Monday, August 15, 2005

Dear Mr. Tanenhaus,

By critiquing only the latest books, the New York Times Book Review has helped ensure that our literary culture remains fresh and original -- and no less importantly, that our publishing industry remains profitable.

That said, however, I would encourage you to revisit the Review's central assumptions: first, that your readers are primarily interested in the newest releases; and second, that when they are not, the reader may refer to your review of a book at the time of its publication.

Although the first assumption still holds, your past success has concealed just how problematic the second is. And the trouble is this. Whereas any honest critic will admit that reviews are at least somewhat informed by context, the fact that you rely upon coetaneous reviews implies that you regard criticism as somehow a-historical -- ie, that you view assessments of a work's value as somehow divorced from their own literary moment. (Further, the very quality of your reviews actually works against you here. Because your critics are so attuned to contextual nuance -- and the reviews themselves so awash with cultural reference -- it's all but impossible not to regard your reviews as being historically contingent as well.)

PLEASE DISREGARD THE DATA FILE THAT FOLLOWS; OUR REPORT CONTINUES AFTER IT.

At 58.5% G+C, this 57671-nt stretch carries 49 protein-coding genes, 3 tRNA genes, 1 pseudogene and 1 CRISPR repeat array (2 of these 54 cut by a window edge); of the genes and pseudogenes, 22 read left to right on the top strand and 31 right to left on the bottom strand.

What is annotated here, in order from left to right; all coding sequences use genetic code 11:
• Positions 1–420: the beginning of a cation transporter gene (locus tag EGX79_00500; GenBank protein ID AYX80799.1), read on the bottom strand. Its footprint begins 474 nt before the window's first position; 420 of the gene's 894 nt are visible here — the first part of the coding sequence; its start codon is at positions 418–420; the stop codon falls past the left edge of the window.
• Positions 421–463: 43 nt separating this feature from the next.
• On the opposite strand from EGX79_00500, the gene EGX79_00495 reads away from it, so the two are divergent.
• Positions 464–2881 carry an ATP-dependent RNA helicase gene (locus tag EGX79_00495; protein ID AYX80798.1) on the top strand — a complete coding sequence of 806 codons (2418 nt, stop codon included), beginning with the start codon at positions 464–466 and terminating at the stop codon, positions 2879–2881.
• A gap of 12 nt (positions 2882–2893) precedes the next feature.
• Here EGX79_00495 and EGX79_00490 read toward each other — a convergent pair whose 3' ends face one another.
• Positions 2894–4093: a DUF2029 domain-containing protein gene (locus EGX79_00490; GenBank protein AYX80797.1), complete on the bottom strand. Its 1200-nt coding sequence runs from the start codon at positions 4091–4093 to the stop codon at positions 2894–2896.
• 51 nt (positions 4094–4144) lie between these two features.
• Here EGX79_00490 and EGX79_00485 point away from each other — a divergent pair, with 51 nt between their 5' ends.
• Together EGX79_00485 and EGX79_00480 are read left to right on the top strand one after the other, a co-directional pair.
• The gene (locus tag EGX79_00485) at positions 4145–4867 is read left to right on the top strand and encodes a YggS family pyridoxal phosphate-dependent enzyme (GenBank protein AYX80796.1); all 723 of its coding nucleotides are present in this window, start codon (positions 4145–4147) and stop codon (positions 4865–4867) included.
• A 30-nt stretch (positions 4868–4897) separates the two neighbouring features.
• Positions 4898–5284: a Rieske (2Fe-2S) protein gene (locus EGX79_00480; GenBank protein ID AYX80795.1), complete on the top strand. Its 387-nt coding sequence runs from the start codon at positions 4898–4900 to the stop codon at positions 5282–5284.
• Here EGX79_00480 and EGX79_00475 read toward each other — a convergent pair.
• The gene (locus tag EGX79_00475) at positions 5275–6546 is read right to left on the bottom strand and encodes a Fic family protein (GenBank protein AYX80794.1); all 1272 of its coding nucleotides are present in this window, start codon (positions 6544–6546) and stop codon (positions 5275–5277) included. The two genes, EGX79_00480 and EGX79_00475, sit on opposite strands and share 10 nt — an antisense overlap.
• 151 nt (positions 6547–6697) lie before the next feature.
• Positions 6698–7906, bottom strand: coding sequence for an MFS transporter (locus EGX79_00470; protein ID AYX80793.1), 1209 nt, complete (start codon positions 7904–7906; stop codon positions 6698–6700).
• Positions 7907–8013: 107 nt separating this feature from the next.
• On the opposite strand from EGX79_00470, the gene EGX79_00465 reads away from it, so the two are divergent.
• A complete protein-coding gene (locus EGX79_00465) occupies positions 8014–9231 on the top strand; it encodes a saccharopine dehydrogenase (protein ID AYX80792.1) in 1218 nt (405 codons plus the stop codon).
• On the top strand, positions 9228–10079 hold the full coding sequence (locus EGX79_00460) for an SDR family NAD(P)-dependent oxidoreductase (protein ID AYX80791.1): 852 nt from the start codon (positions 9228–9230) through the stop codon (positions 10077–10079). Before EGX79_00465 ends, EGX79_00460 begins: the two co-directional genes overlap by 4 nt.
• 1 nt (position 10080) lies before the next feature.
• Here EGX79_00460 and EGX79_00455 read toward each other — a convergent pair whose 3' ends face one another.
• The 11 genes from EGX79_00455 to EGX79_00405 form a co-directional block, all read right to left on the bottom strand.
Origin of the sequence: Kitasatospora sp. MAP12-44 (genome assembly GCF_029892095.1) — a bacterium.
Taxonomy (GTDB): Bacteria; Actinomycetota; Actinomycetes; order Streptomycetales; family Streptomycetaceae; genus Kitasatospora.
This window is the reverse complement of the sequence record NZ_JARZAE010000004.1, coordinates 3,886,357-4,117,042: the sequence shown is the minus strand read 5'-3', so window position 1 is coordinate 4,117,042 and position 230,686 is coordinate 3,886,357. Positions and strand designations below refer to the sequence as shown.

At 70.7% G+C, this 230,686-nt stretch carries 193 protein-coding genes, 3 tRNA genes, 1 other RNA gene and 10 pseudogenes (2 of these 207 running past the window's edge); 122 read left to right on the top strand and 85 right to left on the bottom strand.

Again, your success to date has obscured the significance of this problem. In the past readers who sought contemporary reviews of older works had no real options to turn to. But with the proliferation of web reviews and literary blogs, that is no longer the case. Should you fail to meet this demand, others will.

So my suggestion is this: set aside one review a week for a top scholar or writer, and then turn them loose. Let him or her review whichever book they please, regardless of publication date.

This way, whenever major news occurs, the Book Review would always be able to remain relevant. For instance, should Iran's mullahs finally fall, you could solicit a political theorist such as Michael Ignatieff, and then grant him or her the freedom to review, say, On Revolution by Hannah Arendt. Alternately, you could reverse the process: after the next tsunami, you could decide upon a review of Murakami's After the Quake, and then set about soliciting a critic to provide it.

This wouldn't be a perfect solution, but it would at least be a start. Your primary focus would still be the latest releases, and rightly so. Yet by providing your readers a backward glance, you'd be able to acknowledge the modest transience of all your reviews even as you also accentuate their urgency.

Thank you, and sincerely,

Chris Meserole


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